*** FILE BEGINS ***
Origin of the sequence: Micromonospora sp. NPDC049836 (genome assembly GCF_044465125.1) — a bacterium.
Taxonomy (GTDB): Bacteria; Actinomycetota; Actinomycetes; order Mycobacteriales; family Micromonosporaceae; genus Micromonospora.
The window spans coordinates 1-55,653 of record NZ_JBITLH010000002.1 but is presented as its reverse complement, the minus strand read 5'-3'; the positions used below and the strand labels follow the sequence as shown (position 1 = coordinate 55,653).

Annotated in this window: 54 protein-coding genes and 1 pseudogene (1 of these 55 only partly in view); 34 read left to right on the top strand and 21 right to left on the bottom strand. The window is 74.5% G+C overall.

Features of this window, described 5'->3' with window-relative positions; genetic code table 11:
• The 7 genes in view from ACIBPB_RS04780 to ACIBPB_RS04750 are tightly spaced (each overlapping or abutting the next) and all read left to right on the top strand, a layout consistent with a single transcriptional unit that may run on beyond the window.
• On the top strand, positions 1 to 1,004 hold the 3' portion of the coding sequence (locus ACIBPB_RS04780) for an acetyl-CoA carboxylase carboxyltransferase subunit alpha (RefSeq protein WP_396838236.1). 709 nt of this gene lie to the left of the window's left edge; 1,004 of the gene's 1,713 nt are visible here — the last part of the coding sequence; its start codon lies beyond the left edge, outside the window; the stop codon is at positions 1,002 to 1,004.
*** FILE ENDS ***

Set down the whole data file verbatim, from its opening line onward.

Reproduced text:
Origin of the sequence: Micromonospora sp. NPDC049836 (genome assembly GCF_044465125.1) — a bacterium.
Taxonomy (GTDB): Bacteria; Actinomycetota; Actinomycetes; order Mycobacteriales; family Micromonosporaceae; genus Micromonospora.
The window spans coordinates 1-55,653 of record NZ_JBITLH010000002.1 but is presented as its reverse complement, the minus strand read 5'-3'; the positions used below and the strand labels follow the sequence as shown (position 1 = coordinate 55,653).

Annotated in this window: 54 protein-coding genes and 1 pseudogene (1 of these 55 only partly in view); 34 read left to right on the top strand and 21 right to left on the bottom strand. The window is 74.5% G+C overall.

Features of this window, described 5'->3' with window-relative positions; genetic code table 11:
• The 7 genes in view from ACIBPB_RS04780 to ACIBPB_RS04750 are tightly spaced (each overlapping or abutting the next) and all read left to right on the top strand, a layout consistent with a single transcriptional unit that may run on beyond the window.
• On the top strand, positions 1 to 1,004 hold the 3' portion of the coding sequence (locus ACIBPB_RS04780) for an acetyl-CoA carboxylase carboxyltransferase subunit alpha (RefSeq protein WP_396838236.1). 709 nt of this gene lie to the left of the window's left edge; 1,004 of the gene's 1,713 nt are visible here — the last part of the coding sequence; its start codon lies beyond the left edge, outside the window; the stop codon is at positions 1,002 to 1,004.